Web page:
CT scan vs Ultrasound
There are numerous diagnostic tools used by radiology departments to diagnose illnesses. Each tool has specific purposes; such as X-rays for broken bones or MRIs for soft tissue diagnoses. Radiologists can effectively use them for a more accurate diagnosis, or a better look at the specific area of concern. This article focuses specifically on the differences between CT/CAT (Computed Axial Tomography) scans and Ultrasound scans.
CT scans are diagnostic tools that are used for many purposes. Basically, CT’s send X-rays through the body in tiny slices, which are saved as images on the computer. There is a special type of CT scan, called a Fluoroscopy, which can capture live motion for certain diagnostic studies, or help the interventional radiologist, who is performing a biopsy, by showing him where to guide the needle into an internal organ.
Ultrasound images have multiple purposes that allow the radiologist to make a more precise diagnoses. Ultrasound uses high-frequency sound waves to produce a greyscale picture of various organs, such as abdominal organs or the heart, and is frequently used for fetal examinations. Everyone has seen a fetal ultrasound with a baby clearly shown in the image. Doppler ultrasound allows the technology to capture blood flow rates, such as carotid and renal arteries.
The CT is a doughnut-shaped modality that sends an X-ray through the body, each time the scanner rotates, and an x-ray image is taken. Sometimes, the patient is injected with a dye in a contrasting color, which makes the internal organs, tumors, blood flow, or other regions of interest clearly stand out, allowing the radiologist to make a more accurate diagnosis. The images are displayed on a monitor for the Radiologist’s viewing.
The ultrasound’s transducer emits sound waves into the patient’s body. These waves bounce off the organs and tissues inside the body, and return to the transducer. The transducer interprets these sounds, and produces an image that is displayed on the monitor. Measurements can be made for size and depth, blood flow, or constriction of flow, and saved by the Technologist for the Radiologist’s viewing.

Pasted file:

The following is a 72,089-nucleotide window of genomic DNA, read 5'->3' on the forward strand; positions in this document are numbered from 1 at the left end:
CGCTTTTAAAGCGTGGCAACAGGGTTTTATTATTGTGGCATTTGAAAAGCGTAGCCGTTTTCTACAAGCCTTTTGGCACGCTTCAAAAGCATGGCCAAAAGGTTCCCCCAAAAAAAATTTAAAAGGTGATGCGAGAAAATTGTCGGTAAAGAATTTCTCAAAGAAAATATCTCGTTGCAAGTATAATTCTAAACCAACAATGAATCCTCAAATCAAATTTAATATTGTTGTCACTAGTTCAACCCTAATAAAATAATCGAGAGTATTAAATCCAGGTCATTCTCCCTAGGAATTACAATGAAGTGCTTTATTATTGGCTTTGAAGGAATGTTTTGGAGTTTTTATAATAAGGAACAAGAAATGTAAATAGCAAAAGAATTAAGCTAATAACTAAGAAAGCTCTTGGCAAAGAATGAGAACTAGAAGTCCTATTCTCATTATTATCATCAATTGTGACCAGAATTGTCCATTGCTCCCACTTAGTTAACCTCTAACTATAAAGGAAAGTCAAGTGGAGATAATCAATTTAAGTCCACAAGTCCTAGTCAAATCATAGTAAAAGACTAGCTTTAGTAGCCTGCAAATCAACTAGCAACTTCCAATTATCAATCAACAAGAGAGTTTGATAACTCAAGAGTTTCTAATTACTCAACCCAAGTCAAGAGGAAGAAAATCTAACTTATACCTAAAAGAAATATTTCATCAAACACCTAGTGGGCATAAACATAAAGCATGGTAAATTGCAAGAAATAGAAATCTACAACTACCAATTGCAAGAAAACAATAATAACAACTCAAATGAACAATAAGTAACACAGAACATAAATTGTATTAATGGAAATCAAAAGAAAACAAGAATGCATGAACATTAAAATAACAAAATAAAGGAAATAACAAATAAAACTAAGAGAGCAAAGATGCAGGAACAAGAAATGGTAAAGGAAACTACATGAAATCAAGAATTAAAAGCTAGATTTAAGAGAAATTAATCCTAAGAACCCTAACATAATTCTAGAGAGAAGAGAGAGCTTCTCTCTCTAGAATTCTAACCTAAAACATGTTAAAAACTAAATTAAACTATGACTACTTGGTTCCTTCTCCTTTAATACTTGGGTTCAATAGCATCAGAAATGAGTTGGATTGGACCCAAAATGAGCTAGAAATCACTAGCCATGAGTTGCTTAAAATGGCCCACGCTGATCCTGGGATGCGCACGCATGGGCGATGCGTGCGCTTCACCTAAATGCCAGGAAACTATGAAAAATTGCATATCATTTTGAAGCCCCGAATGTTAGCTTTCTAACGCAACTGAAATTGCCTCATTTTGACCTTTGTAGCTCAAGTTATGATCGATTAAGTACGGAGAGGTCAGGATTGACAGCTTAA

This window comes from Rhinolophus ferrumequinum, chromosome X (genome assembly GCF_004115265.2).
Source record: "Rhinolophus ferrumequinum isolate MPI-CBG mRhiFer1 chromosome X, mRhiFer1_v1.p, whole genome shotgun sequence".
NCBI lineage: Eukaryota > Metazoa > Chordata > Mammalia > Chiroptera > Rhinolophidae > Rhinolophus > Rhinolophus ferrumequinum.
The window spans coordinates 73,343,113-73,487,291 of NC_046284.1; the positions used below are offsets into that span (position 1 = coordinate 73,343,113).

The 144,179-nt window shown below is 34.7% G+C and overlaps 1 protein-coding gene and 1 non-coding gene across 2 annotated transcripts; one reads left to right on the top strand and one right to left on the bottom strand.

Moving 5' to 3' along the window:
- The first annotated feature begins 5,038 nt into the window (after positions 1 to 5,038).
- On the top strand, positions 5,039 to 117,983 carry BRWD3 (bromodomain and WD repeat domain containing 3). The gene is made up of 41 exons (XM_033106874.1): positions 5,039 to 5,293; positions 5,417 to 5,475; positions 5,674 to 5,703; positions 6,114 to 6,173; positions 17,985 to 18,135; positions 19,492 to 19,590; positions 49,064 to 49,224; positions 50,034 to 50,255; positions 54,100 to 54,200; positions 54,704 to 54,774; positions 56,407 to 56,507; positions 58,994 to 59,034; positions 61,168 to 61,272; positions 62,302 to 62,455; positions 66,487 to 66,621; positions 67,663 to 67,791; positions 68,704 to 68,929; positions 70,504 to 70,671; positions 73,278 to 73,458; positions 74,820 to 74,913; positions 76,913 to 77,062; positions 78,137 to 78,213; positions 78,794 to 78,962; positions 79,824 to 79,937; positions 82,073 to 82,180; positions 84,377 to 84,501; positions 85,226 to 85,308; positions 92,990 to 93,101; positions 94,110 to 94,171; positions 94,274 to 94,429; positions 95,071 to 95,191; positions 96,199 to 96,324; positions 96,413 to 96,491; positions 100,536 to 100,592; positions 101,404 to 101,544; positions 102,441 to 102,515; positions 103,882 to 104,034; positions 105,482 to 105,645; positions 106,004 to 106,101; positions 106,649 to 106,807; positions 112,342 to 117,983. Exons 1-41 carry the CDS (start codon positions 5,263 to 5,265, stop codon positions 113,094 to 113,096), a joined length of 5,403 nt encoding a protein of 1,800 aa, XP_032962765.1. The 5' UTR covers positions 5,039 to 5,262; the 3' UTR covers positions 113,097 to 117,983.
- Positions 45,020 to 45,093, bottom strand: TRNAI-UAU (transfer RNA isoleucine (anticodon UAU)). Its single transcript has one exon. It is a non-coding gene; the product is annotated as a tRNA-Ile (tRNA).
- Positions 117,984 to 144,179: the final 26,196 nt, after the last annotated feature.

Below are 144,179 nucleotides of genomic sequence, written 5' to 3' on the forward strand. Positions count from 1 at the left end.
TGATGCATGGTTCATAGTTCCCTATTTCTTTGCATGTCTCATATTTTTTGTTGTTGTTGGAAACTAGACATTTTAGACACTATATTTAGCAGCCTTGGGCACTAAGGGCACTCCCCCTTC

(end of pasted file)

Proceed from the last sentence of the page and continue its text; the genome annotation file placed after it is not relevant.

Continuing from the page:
The CT modality was invented by an engineer and a physicist in 1972; Godfrey Hounsfield and Allan Cormack. Originally, it had a small opening, and was initially used for images of the head. As technology improved, and the ‘hole’ grew larger, it allowed the entire body of a patient to be scanned. Originally, it took several hours to acquire the data and reconstruct it into an image; today it only takes a few moments.
Ultrasound is familiar because it is used in movies and television programs, however, few people know when ultrasound was invented. There are many controversies, but the earliest was first reported at the Naval Medical Research Institute in the late 1940’s, when Dr. George Ludwig proved that gallstones could be detected, and later in 1957 when Dr. Ian Donald first used it for fetal images.
1. CT’s send X-rays through the body in tiny slices, which are saved as images on the computer, whereas, ultrasound images have multiple purposes that allow the radiologist to make a more precise diagnoses.
2. The ultrasound’s transducer emits sound waves into the patient’s body, but in a CT scan, sometimes the patient is injected with a dye in a contrasting color, so that it can easily be traced.